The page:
Pain mechanisms in low back pain: A systematic review with meta-analysis of mechanical quantitative sensory testing outcomes in people with nonspecific low back pain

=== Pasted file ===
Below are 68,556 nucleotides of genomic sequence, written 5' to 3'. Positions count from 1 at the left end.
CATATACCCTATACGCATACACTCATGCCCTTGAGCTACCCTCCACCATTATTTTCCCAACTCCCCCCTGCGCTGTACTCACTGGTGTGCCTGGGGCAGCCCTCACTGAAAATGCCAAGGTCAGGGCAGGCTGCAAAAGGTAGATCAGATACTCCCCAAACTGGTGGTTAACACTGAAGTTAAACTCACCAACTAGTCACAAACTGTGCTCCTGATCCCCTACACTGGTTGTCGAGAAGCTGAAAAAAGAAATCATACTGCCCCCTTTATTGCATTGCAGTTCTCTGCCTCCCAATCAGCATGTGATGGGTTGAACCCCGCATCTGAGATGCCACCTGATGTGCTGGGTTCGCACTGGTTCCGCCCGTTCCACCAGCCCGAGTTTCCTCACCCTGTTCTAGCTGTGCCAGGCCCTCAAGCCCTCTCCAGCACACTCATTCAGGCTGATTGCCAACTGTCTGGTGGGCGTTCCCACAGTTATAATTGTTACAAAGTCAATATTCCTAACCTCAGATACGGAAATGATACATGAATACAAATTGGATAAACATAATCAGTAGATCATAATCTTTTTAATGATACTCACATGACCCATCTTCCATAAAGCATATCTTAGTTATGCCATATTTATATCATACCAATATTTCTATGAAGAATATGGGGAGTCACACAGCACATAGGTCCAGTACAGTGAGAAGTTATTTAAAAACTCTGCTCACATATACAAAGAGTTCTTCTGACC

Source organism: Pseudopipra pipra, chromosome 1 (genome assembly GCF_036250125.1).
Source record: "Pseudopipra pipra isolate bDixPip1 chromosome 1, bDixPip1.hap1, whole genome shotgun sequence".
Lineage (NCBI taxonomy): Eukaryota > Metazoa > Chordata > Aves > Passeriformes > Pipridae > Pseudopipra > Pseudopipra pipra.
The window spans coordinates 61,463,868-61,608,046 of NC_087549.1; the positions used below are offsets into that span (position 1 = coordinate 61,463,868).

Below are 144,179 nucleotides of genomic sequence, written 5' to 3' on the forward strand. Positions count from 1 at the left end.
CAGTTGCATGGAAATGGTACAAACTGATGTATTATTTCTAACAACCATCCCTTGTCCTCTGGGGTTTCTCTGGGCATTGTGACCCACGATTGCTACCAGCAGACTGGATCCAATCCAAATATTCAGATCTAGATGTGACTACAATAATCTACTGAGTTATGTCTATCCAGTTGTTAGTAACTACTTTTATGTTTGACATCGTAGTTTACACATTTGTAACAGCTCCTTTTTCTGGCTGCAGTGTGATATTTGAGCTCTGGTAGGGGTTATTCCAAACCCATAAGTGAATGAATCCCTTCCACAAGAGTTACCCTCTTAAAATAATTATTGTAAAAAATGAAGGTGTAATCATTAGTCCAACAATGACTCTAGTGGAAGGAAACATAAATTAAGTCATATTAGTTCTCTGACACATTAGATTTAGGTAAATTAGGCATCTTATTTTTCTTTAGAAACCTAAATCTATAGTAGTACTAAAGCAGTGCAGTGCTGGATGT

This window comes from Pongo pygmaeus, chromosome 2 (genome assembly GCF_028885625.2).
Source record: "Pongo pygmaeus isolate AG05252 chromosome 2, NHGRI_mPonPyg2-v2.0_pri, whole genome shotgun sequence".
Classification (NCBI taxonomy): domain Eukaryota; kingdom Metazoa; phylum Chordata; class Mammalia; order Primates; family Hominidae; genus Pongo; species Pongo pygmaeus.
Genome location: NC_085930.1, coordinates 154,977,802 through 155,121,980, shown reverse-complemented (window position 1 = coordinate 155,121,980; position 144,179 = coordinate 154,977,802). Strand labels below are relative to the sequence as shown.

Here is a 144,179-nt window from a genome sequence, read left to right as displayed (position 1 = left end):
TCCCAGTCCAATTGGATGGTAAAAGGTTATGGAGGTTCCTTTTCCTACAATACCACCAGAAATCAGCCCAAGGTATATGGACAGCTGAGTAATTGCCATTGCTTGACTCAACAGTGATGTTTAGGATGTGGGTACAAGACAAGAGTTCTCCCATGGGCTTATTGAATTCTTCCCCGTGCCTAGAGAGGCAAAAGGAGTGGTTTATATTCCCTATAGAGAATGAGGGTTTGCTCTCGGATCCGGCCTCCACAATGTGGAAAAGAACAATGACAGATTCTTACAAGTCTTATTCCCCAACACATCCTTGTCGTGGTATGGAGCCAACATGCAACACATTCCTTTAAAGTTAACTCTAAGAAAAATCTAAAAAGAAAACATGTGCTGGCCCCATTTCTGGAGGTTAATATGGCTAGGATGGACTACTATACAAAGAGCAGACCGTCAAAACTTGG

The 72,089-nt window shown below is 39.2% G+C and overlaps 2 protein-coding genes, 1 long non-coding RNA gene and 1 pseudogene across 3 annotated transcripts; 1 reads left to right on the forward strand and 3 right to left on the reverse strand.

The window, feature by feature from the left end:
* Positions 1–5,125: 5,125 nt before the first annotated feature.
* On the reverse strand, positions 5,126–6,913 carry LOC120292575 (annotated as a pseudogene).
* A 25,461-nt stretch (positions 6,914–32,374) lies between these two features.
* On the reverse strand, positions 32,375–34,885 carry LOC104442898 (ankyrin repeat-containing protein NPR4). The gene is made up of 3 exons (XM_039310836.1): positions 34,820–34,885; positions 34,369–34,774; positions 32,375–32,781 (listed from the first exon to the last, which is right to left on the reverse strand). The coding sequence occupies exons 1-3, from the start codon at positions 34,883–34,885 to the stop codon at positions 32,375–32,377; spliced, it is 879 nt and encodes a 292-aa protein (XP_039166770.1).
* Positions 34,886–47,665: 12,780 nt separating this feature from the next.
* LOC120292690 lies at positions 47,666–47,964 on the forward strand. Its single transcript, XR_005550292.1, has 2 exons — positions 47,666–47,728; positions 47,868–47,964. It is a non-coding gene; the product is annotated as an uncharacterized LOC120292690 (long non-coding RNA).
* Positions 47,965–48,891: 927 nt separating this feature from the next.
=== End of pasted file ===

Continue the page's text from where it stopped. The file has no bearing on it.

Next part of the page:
Six databases were looked into, for appropriate literature and 24 studies contrasting mechanical quantitative sensory testing (QST) measures including individuals with subacute and chronic low back pain (LBP) and healthy controls were involved in order to investigate whether sensory function, measured with QST, was changed in individuals with nonspecific LBP. Scores on the Newcastle-Ottawa scale ranged between one and six points. In comparison with healthy controls, individuals with nonspecific LBP, had markedly lower pressure pain thresholds (PPTs) at remote sites and raised temporal summation at the lower back. In individuals with nonspecific LBP vs healthy controls, the PPTs measured at the scapula were considerably lower. Therefore, at remote body parts, the PPT measurements were significantly lower in individuals with nonspecific LBP in comparison with healthy controls. Moreover, temporal summation and conditioned pain modulation measurements yielded mixed outcomes.